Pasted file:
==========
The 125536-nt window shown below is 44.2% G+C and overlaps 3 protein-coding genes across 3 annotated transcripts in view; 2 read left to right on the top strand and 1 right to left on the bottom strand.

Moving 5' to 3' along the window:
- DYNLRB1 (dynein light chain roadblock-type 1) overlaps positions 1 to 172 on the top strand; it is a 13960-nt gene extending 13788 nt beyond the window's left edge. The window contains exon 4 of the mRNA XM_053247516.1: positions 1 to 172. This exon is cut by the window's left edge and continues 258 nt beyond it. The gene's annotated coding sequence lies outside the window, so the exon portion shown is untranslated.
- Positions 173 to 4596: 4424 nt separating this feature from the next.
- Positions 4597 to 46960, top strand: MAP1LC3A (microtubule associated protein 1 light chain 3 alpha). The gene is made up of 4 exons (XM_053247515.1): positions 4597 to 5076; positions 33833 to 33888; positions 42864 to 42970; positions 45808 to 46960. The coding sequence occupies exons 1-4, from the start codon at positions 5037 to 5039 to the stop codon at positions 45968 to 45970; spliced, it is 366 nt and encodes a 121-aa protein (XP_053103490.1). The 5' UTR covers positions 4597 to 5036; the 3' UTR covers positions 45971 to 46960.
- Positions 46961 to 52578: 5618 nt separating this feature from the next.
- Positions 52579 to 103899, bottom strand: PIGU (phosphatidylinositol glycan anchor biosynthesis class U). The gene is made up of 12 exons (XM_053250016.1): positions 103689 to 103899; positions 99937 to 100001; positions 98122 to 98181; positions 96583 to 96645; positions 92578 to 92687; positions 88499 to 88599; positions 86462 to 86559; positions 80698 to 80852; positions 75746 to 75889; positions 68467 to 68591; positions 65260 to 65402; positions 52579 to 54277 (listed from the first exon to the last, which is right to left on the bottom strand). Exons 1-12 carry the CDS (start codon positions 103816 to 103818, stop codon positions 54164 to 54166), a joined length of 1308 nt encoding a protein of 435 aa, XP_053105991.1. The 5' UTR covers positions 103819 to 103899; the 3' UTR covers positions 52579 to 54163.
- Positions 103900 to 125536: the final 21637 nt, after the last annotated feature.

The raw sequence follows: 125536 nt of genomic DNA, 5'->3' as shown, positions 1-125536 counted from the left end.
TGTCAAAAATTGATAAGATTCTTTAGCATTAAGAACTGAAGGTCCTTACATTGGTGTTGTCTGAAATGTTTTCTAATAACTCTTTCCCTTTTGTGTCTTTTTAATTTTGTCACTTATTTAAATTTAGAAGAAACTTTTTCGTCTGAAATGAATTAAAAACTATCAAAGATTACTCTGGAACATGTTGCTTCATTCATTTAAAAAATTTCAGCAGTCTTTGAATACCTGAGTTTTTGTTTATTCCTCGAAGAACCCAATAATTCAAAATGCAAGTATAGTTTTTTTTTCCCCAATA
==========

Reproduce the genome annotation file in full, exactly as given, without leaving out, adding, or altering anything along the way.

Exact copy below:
The 125536-nt window shown below is 44.2% G+C and overlaps 3 protein-coding genes across 3 annotated transcripts in view; 2 read left to right on the top strand and 1 right to left on the bottom strand.

Moving 5' to 3' along the window:
- DYNLRB1 (dynein light chain roadblock-type 1) overlaps positions 1 to 172 on the top strand; it is a 13960-nt gene extending 13788 nt beyond the window's left edge. The window contains exon 4 of the mRNA XM_053247516.1: positions 1 to 172. This exon is cut by the window's left edge and continues 258 nt beyond it. The gene's annotated coding sequence lies outside the window, so the exon portion shown is untranslated.
- Positions 173 to 4596: 4424 nt separating this feature from the next.
- Positions 4597 to 46960, top strand: MAP1LC3A (microtubule associated protein 1 light chain 3 alpha). The gene is made up of 4 exons (XM_053247515.1): positions 4597 to 5076; positions 33833 to 33888; positions 42864 to 42970; positions 45808 to 46960. The coding sequence occupies exons 1-4, from the start codon at positions 5037 to 5039 to the stop codon at positions 45968 to 45970; spliced, it is 366 nt and encodes a 121-aa protein (XP_053103490.1). The 5' UTR covers positions 4597 to 5036; the 3' UTR covers positions 45971 to 46960.
- Positions 46961 to 52578: 5618 nt separating this feature from the next.
- Positions 52579 to 103899, bottom strand: PIGU (phosphatidylinositol glycan anchor biosynthesis class U). The gene is made up of 12 exons (XM_053250016.1): positions 103689 to 103899; positions 99937 to 100001; positions 98122 to 98181; positions 96583 to 96645; positions 92578 to 92687; positions 88499 to 88599; positions 86462 to 86559; positions 80698 to 80852; positions 75746 to 75889; positions 68467 to 68591; positions 65260 to 65402; positions 52579 to 54277 (listed from the first exon to the last, which is right to left on the bottom strand). Exons 1-12 carry the CDS (start codon positions 103816 to 103818, stop codon positions 54164 to 54166), a joined length of 1308 nt encoding a protein of 435 aa, XP_053105991.1. The 5' UTR covers positions 103819 to 103899; the 3' UTR covers positions 52579 to 54163.
- Positions 103900 to 125536: the final 21637 nt, after the last annotated feature.

The raw sequence follows: 125536 nt of genomic DNA, 5'->3' as shown, positions 1-125536 counted from the left end.
TGTCAAAAATTGATAAGATTCTTTAGCATTAAGAACTGAAGGTCCTTACATTGGTGTTGTCTGAAATGTTTTCTAATAACTCTTTCCCTTTTGTGTCTTTTTAATTTTGTCACTTATTTAAATTTAGAAGAAACTTTTTCGTCTGAAATGAATTAAAAACTATCAAAGATTACTCTGGAACATGTTGCTTCATTCATTTAAAAAATTTCAGCAGTCTTTGAATACCTGAGTTTTTGTTTATTCCTCGAAGAACCCAATAATTCAAAATGCAAGTATAGTTTTTTTTTCCCCAATA